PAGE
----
What Is Acne and How Do I Treat It?

What is acne? Why does it exist?!

We know, it's no fun, but it's very, very normal.  Did you know that 90% of the population has experienced acne at some point in their lives and adult acne rivals teen acne for frequency and severity.  You're not alone!

How Acne Forms: 

1 - When hair, sebum (natural facial oil) and skin cells clump together, it forms a plug that clogs the pore. 

2 - Skin bacteria present in everyone, called P.acnes, form in the plug and cause swelling underneath the skin – this is ACNE. 

3 - As the the plug starts to break down and comes up to the top of the skin, this is how a “white head” is formed.  Some plugs are very deep and painful and they push upward forming a large pimple that never forms a head. 

What Causes Acne? 

MANY things cause acne!

+ Natural changes in hormone levels

+ Improper diet or dietary sensitivities

+ Excess dirt on the skin

+ Some medicines

+ Improper skin care

+ Hereditary

+ Stress

+ Poor sleep

+ Pore-clogging makeup and skin products 

TIP: Do your best to not touch your face! The bacteria on your hands can seep into your pores and create and/or worsen the existing acne.

Types of Acne:

Acne Vulgaris

Result of dirt, oil and dead skin cells on the skin and improper cleansing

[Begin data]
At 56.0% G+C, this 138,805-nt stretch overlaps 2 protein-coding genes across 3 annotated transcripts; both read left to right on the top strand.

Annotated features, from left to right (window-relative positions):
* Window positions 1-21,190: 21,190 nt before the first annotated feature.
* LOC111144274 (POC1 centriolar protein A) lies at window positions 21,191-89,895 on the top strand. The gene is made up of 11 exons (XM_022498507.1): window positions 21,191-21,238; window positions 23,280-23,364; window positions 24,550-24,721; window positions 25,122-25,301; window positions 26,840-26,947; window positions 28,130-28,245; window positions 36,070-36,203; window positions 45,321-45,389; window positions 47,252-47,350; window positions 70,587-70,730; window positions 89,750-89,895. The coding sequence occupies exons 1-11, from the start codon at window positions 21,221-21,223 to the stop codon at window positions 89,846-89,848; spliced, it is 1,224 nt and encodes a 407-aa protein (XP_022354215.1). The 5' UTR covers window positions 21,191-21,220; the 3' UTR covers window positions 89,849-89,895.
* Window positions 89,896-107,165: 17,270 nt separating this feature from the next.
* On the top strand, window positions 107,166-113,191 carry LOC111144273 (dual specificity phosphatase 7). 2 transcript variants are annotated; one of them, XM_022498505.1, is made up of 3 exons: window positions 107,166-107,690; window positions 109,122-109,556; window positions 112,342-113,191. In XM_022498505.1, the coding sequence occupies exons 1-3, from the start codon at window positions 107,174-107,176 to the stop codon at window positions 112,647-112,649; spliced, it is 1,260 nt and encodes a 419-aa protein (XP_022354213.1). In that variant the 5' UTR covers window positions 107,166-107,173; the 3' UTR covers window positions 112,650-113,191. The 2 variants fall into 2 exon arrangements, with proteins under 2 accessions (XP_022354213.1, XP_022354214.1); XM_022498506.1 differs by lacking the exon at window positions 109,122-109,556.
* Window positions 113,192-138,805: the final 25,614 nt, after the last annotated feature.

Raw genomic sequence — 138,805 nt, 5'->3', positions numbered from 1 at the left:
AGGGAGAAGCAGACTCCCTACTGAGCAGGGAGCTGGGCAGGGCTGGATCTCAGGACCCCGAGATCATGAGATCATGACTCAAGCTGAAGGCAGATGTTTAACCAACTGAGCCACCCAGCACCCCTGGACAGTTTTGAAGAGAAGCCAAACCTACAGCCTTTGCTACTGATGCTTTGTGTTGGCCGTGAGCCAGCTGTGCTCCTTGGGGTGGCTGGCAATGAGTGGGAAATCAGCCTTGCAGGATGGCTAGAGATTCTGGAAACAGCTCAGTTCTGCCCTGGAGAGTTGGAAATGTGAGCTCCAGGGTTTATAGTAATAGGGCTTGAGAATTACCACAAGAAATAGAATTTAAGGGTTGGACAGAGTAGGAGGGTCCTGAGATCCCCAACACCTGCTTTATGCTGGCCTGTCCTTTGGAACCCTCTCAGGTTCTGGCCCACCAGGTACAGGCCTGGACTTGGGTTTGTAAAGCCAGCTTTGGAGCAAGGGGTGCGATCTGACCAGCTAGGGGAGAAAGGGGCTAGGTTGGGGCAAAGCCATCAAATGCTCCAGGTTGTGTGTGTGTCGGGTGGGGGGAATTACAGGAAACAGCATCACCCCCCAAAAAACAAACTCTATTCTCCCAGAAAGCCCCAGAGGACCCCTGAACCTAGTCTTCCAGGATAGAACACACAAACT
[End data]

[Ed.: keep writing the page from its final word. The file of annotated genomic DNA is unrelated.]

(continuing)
Causes blackheads, whiteheads, comedones, and pustules

Treatable with a good and consistent skincare routine

Microcystic Acne

Result of p. Acne bacteria, internal issues

Causes deep rooted acne

Not treatable with skincare

Must be addressed internally (what foods/drinks are you consuming), or with professional care

Skin Melanin 

ALL skin contains melanin, a natural skin pigment.  Your skin, hair and eye color depend on the type and amount of melanin you have.  Everyone has the same number of melanocytes, but some people make more melanin than others:

+ A little bit of melanin = your hair, skin and the iris of your eyes can be very light.  

+ More melanin = your hair, skin, and eyes will be darker. 

Those with more melanin tend to have a bit more skin sensitivity, and oily/combination skin. Though having more melanin can help protect from severe sun damage, you can still get sunburn, but you are a little less prone to wrinkles.  

You are also more prone to dark marks or discoloration and hyperpigmentation. Most common is post inflammatory hyperpigmentation which occurs as a reaction from acne, a cut or a burn and takes a bit longer to fade. 

Skin care can help reduce dark marks and hyperpigmentation!   

The Skin-Diet Connection

Dairy and Acne

New research has found acne can be connected to dairy consumption, specifically skim milk has a stronger connection than other types of dairy.  The hormones in dairy products were found to increase production of acne.

What Can You Do?

1.Try taking a break from dairy or cutting back to see if it makes a difference in your acne.
2.Try dairy-free alternatives like nut milks.


High vs Low Glycemic Load Diet

Foods with a high glycemic index are rapidly absorbed, which lead to higher serum glucose levels and elevated insulin levels which have been shown to increase sebum production and stimulate androgen synthesis, both of which can cause of acne.

Foods with High Glycemic Index – 


- sugar, sugary drinks

- white bread

- potatoes